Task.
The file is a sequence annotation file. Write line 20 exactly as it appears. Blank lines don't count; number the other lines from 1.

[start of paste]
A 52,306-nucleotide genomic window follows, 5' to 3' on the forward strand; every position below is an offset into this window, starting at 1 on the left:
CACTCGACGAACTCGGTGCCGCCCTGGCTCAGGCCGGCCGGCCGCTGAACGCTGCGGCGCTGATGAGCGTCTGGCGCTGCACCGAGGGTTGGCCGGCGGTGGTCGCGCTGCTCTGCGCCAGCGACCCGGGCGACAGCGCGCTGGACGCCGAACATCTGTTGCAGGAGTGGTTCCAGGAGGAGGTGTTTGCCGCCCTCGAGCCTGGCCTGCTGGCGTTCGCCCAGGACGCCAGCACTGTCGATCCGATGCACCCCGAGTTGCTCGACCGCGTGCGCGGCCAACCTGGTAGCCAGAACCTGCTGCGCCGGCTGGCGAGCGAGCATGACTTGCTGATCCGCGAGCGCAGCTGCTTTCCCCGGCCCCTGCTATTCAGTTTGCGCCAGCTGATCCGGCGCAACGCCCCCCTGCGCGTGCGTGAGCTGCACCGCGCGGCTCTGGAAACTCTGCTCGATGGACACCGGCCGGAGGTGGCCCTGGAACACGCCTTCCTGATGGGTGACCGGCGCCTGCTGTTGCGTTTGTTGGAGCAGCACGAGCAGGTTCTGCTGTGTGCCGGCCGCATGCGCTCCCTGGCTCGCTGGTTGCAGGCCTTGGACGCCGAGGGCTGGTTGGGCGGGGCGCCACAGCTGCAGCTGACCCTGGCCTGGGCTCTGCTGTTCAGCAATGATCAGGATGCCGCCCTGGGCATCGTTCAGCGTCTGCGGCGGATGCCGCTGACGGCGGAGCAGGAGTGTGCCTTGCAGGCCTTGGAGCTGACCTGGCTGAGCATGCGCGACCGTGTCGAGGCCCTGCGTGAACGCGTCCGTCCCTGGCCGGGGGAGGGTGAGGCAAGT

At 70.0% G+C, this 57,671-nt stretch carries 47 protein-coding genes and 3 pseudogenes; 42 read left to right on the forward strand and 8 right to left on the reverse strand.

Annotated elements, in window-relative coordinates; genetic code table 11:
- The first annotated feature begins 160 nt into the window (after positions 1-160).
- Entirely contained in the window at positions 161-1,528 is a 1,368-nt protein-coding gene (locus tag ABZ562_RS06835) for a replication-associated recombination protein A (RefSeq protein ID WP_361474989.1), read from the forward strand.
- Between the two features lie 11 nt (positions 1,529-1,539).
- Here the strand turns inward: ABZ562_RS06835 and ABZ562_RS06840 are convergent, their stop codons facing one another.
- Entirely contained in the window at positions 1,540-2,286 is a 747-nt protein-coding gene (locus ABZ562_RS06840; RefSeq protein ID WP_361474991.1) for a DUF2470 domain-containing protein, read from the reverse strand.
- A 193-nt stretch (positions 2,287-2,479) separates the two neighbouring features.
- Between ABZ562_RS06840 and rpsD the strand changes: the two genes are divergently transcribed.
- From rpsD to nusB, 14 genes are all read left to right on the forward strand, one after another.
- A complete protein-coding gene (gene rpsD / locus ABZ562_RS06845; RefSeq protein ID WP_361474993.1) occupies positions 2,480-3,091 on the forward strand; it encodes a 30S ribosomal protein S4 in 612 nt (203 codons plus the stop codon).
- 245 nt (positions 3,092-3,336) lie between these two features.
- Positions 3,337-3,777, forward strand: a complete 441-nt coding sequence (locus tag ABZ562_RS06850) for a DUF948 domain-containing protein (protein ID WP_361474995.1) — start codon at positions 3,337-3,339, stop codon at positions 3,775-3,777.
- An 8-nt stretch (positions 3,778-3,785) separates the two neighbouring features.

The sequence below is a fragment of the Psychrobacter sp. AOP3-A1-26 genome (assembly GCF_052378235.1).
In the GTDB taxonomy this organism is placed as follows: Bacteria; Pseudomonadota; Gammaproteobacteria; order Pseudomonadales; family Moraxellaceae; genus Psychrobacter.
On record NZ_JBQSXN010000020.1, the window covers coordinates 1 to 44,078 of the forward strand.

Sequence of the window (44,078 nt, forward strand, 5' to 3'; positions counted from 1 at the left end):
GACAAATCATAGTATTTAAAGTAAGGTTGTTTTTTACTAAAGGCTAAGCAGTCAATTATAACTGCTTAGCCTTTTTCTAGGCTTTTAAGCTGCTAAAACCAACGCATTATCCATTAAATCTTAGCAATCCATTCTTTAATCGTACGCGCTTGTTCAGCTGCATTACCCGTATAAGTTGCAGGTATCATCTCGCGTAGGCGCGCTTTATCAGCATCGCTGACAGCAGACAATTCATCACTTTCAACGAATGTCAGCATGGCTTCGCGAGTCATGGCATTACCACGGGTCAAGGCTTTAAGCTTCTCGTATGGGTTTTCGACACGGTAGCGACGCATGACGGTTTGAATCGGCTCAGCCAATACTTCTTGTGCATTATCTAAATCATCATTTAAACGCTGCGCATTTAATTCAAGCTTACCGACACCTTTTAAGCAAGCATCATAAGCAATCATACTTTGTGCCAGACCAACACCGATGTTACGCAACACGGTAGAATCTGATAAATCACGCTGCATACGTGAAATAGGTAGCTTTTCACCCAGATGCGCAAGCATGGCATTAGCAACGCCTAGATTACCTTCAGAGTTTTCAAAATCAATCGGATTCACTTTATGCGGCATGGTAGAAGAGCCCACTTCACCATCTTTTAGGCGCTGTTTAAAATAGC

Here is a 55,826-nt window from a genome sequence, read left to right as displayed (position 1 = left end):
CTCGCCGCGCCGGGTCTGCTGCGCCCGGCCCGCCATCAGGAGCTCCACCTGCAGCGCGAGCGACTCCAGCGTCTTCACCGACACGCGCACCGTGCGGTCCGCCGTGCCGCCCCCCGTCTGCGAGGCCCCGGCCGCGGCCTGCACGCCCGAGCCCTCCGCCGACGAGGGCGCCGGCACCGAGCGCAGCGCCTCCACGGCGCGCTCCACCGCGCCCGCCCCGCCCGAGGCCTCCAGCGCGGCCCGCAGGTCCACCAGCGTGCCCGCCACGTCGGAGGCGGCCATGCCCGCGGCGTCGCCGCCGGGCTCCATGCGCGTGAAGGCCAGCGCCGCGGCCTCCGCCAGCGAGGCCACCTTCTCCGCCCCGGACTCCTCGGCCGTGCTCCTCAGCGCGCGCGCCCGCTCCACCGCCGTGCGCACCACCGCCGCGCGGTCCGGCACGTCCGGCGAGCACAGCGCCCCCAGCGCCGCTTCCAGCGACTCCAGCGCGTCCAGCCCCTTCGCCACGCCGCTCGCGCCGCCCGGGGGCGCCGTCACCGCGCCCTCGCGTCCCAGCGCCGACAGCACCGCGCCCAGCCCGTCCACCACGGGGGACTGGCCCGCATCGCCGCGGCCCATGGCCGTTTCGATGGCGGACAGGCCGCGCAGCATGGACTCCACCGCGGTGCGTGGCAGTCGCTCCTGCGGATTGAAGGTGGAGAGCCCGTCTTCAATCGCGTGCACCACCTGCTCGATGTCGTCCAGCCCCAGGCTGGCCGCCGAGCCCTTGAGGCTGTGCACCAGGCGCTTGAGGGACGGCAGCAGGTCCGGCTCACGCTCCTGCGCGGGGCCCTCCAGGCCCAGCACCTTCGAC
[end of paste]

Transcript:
Sequence of the window (44,078 nt, forward strand, 5' to 3'; positions counted from 1 at the left end):